you can also do this with a TIG as the heat is instant. 

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This beautiful piece just followed me home. A 150 kg or 300 lbs UAT anvil. Thank you very much to the generous patron from where I received this masterpiece of Belgian iron casting. I thanked him with a special piece of bronze casting from the melting furnaces of Forge & Furnace Tumulus. An anvil for an anvil. This anvil complements my collection in addition to a 70 kg (140 lbs) and a 125 kg (250 lbs) UAT, I now also own the aforementioned tool. On the advertising brochure from the 1920s you can see they have more brothers and sisters.

150kg.jpg

125kg.jpg

70kg.jpg

UAT Anvils.JPG

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Hi Bart, where exactly are you in Hasselt and its surroundings? Personally, I stay in Gingelom I am not far from you as the crow flies. So always welcome to just dive into the (my) shop, exchange experiences and drink a coffee, beer or whiskey. Btw made the 70kg UAT silent with a rubber sheat and some cains.
Jennifer, thank you for your nice response, but anyway this anvil collection is nothing compared to the beautiful building that just rises on your property.

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Nice of you to say.   Been in a stand still with the weather. I need like a week of good weather with no rain and decent temps to get part of it done. I might just do a bay at a time. 

What do you guys run into for swedish style double horn anvils.  I know Belgium is a different country but there is something about the narrower Swedish pattern that intrigues me. 

Those anvils are still really nice.  I'd love to give one a spin. 

 

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Took me months to find something local and within my budget but it was worth the wait. #301 John Powell all ready to put in some work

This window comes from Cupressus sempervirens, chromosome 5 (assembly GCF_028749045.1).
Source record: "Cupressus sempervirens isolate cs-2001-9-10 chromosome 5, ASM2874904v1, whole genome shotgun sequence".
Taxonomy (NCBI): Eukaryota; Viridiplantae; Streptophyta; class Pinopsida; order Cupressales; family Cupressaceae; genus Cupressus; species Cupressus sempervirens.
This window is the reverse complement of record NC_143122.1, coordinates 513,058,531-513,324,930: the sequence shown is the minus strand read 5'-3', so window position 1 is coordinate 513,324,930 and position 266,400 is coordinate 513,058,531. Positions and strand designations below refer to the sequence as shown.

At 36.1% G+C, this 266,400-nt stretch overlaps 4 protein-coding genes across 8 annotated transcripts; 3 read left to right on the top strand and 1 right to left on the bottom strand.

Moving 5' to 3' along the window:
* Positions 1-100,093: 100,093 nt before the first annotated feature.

79797465_787120438426732_7701739800478351360_n.jpg

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300 lbs. is a nice shop size. Did it come with the stand or did you make it to fit? I assume this isn't it's new home in the shop is it? 

Close up pics please? Anvil porn is popular here you know. :)

Frosty The Lucky.

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Irondragon, Thank you for the thread, i did try and find some more info on them as a whole but couldn't find a lot. I could only see that a lot of them are missing the heal so im going to mount a 1" x 12" x 12" plate i have to another stump to use for a hardy.
 Frosty,  It didn't come with the stump, i found one locally for free and chiseled out the anvil shape by hand. Its no longer sat there now, i did try it as i've only 10' x 10' shop space, minus a 7' x 2.5' bench and was getting a lot of condensation due to lack of ventilation but it only took a few days for the weather to tear apart the gazebo so now its back inside all nice and cozy. Got a CO monitor and sorted out the ventilation situation so i'm comfortable working in there now. Ill see what pictures i have and edit them in, lacking that ill get some tomorrow and add to the workshop and vices forums too